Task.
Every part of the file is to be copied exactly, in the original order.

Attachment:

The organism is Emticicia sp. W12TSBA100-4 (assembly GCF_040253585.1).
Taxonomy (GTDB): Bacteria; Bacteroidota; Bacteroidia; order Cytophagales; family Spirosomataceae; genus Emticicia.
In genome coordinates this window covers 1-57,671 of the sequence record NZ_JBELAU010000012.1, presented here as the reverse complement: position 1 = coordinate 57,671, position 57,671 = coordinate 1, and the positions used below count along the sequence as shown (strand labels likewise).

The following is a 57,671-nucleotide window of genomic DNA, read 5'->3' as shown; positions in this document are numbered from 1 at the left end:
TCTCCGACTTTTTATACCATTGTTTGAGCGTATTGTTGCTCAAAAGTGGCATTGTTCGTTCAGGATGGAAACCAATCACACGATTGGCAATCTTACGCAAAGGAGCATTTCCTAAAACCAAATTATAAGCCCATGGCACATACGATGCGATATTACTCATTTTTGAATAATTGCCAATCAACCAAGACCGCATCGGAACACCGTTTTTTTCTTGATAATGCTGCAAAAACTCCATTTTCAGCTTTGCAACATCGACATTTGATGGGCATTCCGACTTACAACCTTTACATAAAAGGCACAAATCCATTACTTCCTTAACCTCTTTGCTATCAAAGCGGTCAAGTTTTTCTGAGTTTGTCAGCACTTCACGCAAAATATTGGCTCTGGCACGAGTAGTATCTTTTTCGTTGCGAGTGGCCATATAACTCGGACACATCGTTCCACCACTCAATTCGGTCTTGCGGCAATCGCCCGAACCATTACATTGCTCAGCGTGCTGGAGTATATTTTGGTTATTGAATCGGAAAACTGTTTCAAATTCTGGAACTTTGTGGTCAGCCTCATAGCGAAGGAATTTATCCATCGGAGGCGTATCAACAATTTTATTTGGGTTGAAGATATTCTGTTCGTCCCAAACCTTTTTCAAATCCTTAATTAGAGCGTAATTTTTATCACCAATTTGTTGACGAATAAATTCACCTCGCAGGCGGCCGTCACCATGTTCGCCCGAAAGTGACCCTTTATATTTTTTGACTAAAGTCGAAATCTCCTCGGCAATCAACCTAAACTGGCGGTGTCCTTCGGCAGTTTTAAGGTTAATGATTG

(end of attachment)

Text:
The organism is Emticicia sp. W12TSBA100-4 (assembly GCF_040253585.1).
Taxonomy (GTDB): Bacteria; Bacteroidota; Bacteroidia; order Cytophagales; family Spirosomataceae; genus Emticicia.
In genome coordinates this window covers 1-57,671 of the sequence record NZ_JBELAU010000012.1, presented here as the reverse complement: position 1 = coordinate 57,671, position 57,671 = coordinate 1, and the positions used below count along the sequence as shown (strand labels likewise).

The following is a 57,671-nucleotide window of genomic DNA, read 5'->3' as shown; positions in this document are numbered from 1 at the left end:
TCTCCGACTTTTTATACCATTGTTTGAGCGTATTGTTGCTCAAAAGTGGCATTGTTCGTTCAGGATGGAAACCAATCACACGATTGGCAATCTTACGCAAAGGAGCATTTCCTAAAACCAAATTATAAGCCCATGGCACATACGATGCGATATTACTCATTTTTGAATAATTGCCAATCAACCAAGACCGCATCGGAACACCGTTTTTTTCTTGATAATGCTGCAAAAACTCCATTTTCAGCTTTGCAACATCGACATTTGATGGGCATTCCGACTTACAACCTTTACATAAAAGGCACAAATCCATTACTTCCTTAACCTCTTTGCTATCAAAGCGGTCAAGTTTTTCTGAGTTTGTCAGCACTTCACGCAAAATATTGGCTCTGGCACGAGTAGTATCTTTTTCGTTGCGAGTGGCCATATAACTCGGACACATCGTTCCACCACTCAATTCGGTCTTGCGGCAATCGCCCGAACCATTACATTGCTCAGCGTGCTGGAGTATATTTTGGTTATTGAATCGGAAAACTGTTTCAAATTCTGGAACTTTGTGGTCAGCCTCATAGCGAAGGAATTTATCCATCGGAGGCGTATCAACAATTTTATTTGGGTTGAAGATATTCTGTTCGTCCCAAACCTTTTTCAAATCCTTAATTAGAGCGTAATTTTTATCACCAATTTGTTGACGAATAAATTCACCTCGCAGGCGGCCGTCACCATGTTCGCCCGAAAGTGACCCTTTATATTTTTTGACTAAAGTCGAAATCTCCTCGGCAATCAACCTAAACTGGCGGTGTCCTTCGGCAGTTTTAAGGTTAATGATTG